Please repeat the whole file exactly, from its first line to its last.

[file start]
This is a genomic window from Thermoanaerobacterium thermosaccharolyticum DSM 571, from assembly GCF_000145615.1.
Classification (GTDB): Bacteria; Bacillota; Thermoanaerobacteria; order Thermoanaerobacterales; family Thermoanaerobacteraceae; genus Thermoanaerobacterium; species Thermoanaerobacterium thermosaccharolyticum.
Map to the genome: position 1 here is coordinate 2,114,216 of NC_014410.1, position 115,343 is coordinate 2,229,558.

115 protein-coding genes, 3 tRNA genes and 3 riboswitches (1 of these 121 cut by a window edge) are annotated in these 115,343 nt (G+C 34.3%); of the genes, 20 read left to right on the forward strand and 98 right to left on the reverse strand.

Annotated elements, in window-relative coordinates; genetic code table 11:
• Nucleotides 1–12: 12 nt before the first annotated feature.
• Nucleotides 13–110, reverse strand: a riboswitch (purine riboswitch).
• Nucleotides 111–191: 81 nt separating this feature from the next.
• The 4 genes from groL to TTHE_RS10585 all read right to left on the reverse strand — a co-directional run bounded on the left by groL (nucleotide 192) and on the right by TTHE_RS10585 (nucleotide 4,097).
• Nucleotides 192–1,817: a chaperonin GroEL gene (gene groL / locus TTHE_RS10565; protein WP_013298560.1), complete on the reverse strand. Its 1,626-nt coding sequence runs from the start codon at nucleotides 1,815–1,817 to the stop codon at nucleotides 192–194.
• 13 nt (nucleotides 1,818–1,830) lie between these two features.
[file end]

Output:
This is a genomic window from Thermoanaerobacterium thermosaccharolyticum DSM 571, from assembly GCF_000145615.1.
Classification (GTDB): Bacteria; Bacillota; Thermoanaerobacteria; order Thermoanaerobacterales; family Thermoanaerobacteraceae; genus Thermoanaerobacterium; species Thermoanaerobacterium thermosaccharolyticum.
Map to the genome: position 1 here is coordinate 2,114,216 of NC_014410.1, position 115,343 is coordinate 2,229,558.

115 protein-coding genes, 3 tRNA genes and 3 riboswitches (1 of these 121 cut by a window edge) are annotated in these 115,343 nt (G+C 34.3%); of the genes, 20 read left to right on the forward strand and 98 right to left on the reverse strand.

Annotated elements, in window-relative coordinates; genetic code table 11:
• Nucleotides 1–12: 12 nt before the first annotated feature.
• Nucleotides 13–110, reverse strand: a riboswitch (purine riboswitch).
• Nucleotides 111–191: 81 nt separating this feature from the next.
• The 4 genes from groL to TTHE_RS10585 all read right to left on the reverse strand — a co-directional run bounded on the left by groL (nucleotide 192) and on the right by TTHE_RS10585 (nucleotide 4,097).
• Nucleotides 192–1,817: a chaperonin GroEL gene (gene groL / locus TTHE_RS10565; protein WP_013298560.1), complete on the reverse strand. Its 1,626-nt coding sequence runs from the start codon at nucleotides 1,815–1,817 to the stop codon at nucleotides 192–194.
• 13 nt (nucleotides 1,818–1,830) lie between these two features.